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A Cool Weather Garden Beckons You in July's Heat

By: Brenda Bolton, Mobile County Master Gardener,

Calendar holidays are convenient reminders of cyclical garden tasks. Labor Day is about right for the laborious dousing of shrubs with oil spray for insects (always read the label). December holidays announce time to prepare spring planting beds, as though December isn’t busy enough. Valentine’s Day is for pruning your roses for a beautiful if belated Valentine’s bouquet. And hot, humid, July 4th— in an act of mocking cruelty —heralds cool weather edibles and pushes you out to work in the heat. In blistering sun, with backyard tomatoes fresh on the tongue, it takes more than a little imagination to visualize cool weather veggies. But life is about timing, and now, in these sweaty summer doldrums, is the time to work.

The best gardens are deliciously dirty with dark, rich, loose soil smelling of earth and sun, and maybe the cat, but that’s another story. July is the perfect time for a soil test (kits available at Alabama Extension office, 1070 Schillinger Road N.) Even if you have done a soil test in the past, your soil changes. Nitrogen, for example, has high motility and is often not evenly distributed in soil. A soil test is submitted listing the plants to be grown. The ideal soil pH for veggies is 6.0 to 6.5. A soil test report identifies your soil’s pH and nutrient needs and can help you avoid the heartbreak of blossom end rot—on your tomatoes, that is—from calcium deficiency. Hot July is the time to add nutrients or compost, and solarize the soil to reduce disease, weeds and pests, except the cat.

In Alabama, August and September are the main planting times for a fall garden, but even in Mobile’s July heat, some transplants can be set out and seed flats begun. For a precise planting date, count back from the average date of the first killing frost, late November to mid-December in Mobile, using the number of days to maturity of the crop you are planting to set your start date.

Spend early July playing in the dirt. Soil testing, solarization, amendment and bed preparation take advantage of the hiatus between summer and fall crops. Later in the month, a few seeds can be planted directly into the garden, including pole beans, winter squash, and cucumber. Plant small seeds about 1/4” to 1/2” deep and large seeds like beans deeper, 1/2” to 1” deep. Keep soil moist for germination. July is the time to set out transplants for a fall season of tomatoes, peppers, and eggplant. Don’t let seedlings and transplants dry out, and use shade covers if plants stress. Plant a tall plant like tomato to a depth half the length of the exposed stalk to provide more root growth for water uptake and stability.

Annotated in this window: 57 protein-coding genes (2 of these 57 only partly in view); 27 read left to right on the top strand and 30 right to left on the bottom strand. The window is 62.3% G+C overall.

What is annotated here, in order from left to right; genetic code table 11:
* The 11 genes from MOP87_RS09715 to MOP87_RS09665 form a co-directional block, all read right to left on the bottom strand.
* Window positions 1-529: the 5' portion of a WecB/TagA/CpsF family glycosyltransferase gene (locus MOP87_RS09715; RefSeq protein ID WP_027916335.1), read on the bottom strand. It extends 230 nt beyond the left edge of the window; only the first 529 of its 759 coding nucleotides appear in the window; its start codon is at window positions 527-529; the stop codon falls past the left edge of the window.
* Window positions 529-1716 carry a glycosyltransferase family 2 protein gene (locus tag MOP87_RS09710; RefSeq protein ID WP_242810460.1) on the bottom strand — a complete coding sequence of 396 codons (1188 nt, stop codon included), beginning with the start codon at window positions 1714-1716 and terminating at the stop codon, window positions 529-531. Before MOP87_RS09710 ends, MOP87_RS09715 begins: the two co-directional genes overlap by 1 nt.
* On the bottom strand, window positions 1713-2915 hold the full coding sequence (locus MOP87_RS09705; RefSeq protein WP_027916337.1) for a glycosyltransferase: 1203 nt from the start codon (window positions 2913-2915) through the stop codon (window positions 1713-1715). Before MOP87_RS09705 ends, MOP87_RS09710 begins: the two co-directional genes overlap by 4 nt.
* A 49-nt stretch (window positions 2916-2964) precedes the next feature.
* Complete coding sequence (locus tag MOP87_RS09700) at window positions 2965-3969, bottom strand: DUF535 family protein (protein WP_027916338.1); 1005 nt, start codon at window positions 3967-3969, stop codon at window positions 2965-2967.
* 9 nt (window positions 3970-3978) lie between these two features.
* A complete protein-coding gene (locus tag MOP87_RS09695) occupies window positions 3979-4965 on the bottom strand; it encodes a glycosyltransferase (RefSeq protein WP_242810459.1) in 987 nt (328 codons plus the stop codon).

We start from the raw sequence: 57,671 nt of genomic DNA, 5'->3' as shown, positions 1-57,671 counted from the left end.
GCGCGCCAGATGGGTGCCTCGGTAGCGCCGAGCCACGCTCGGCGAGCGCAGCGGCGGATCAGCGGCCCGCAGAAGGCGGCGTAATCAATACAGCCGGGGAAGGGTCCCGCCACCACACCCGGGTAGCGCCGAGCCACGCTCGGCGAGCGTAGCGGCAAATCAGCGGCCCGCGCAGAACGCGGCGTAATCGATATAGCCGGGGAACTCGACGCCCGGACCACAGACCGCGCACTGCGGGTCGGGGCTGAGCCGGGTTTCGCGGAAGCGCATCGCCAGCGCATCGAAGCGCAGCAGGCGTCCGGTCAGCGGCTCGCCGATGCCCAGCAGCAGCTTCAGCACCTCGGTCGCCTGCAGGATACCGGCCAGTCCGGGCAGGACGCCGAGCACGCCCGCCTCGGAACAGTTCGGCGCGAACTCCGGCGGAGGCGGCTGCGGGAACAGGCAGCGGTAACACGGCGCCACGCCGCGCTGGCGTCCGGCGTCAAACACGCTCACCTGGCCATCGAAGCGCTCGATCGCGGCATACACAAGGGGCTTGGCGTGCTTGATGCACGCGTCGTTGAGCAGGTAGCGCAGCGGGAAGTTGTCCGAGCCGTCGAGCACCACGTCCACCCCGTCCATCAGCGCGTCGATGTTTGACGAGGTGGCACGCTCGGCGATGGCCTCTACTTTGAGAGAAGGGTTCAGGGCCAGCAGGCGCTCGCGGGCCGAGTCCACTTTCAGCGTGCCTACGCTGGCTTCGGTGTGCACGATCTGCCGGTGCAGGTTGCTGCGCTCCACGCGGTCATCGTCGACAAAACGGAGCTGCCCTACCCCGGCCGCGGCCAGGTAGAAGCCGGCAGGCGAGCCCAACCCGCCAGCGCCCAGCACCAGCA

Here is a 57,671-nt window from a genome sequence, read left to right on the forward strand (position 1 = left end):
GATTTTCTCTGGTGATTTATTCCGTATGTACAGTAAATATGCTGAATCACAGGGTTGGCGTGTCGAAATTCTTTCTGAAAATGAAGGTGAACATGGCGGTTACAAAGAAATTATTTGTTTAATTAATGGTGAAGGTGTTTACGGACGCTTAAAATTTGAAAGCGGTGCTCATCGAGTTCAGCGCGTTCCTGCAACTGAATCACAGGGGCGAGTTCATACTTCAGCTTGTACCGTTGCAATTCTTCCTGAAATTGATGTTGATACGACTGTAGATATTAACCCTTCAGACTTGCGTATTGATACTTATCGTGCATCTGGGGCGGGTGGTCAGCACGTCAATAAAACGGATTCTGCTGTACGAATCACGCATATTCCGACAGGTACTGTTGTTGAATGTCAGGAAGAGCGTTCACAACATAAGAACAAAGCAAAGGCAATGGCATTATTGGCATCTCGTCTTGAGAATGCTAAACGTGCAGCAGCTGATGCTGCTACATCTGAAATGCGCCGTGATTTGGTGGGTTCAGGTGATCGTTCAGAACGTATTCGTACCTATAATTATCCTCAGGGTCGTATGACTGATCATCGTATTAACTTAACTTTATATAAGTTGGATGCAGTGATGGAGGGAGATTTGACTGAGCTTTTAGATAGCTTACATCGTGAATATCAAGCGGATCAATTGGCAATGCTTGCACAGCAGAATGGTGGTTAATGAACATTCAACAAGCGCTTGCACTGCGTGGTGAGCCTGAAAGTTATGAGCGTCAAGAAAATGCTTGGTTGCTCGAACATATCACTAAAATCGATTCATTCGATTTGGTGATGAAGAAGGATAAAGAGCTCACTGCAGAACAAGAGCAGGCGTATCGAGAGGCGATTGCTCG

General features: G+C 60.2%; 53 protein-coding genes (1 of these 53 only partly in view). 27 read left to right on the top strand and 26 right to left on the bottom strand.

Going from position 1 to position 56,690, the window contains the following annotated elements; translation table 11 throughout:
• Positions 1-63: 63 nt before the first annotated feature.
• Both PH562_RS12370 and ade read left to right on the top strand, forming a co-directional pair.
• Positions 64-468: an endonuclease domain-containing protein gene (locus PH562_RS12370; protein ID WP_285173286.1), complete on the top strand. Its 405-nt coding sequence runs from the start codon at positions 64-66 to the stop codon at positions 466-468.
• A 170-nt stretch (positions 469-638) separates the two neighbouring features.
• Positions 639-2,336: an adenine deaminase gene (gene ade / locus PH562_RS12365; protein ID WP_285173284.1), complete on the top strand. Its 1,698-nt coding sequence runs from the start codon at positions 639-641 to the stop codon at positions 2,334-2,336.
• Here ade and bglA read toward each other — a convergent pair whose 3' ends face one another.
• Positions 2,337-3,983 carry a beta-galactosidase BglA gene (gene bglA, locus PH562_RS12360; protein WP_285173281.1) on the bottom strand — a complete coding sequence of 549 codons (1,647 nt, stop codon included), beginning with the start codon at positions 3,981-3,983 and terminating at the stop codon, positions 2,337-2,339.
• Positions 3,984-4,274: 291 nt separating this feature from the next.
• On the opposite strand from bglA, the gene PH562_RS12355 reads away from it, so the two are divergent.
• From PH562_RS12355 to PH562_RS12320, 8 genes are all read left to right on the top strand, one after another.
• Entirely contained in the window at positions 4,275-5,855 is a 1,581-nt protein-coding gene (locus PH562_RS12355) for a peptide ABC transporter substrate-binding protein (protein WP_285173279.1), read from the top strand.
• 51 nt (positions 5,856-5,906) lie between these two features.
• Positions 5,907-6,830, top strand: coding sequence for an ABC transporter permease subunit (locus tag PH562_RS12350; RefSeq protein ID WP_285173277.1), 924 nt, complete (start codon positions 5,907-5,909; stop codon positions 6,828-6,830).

August and early September are the prime months to sow seeds of those beautiful, iconic autumnal vegetables that grace the southern table as side dishes and centerpieces, colorful favorites like squash, cabbages, beets, carrots, red potatoes, broccoli, Swiss chard.

The specific planting dates, August to October, for these favorites can be found in several Alabama Extension publications in convenient chart format. The Alabama Vegetable Gardener guide with planting dates is available from Alabama Extension online at: Notice that fall dates for south Alabama are 10 days later than those on the chart. Notice also that the dates are for seed sowing in most instances. These publications are also available at the Mobile County Extension office, 1070 Schillinger Rd N.

In early AUGUST, plant seeds directly into the garden for winter squash, beets, carrots, and in mid to late month, addcertified seed potatoes for Irish red varieties, and favorites like beans, broccoli, brussels sprouts, cabbage, carrots, cauliflower, collards, kale, lettuces, mustard, summer squash, and turnips. Continue transplants of tomatoes andpeppers into early August. In SEPTEMBER plant seeds directly into the garden for beets, brussels sprouts, turnips, and in mid to late month, carrots, collards, kale, lettuce, mustard, onion seeds, radishes, spinach, Swiss chard, parsley. Keep soil moist for germination. In mid to late September, transplant seedlings from flats or pots for beets, broccoli, cabbage, brussels sprouts, collards, kale, lettuce, mustard, spinach, and onions. Plant marigolds in with veggies to reduce nematodes. In early OCTOBER, continue planting winter-hardy transplants such as beets, carrots, collards, kale, parsley, lettuces and spinach. Be prepared to protect tender plants in brief freezes.

NOVEMBER, DECEMBER, JANUARY - Give thanks for the bounty of a southern garden, begin soil preparation for spring planting in December, and protect crops from frosts, freezes, winter pests, and of course, the cat.

For further information about timing your plantings, see and click on the link to SOW, a gardening calendar provided by the Alabama Cooperative Extension Service. Another rich resource for the gardener is

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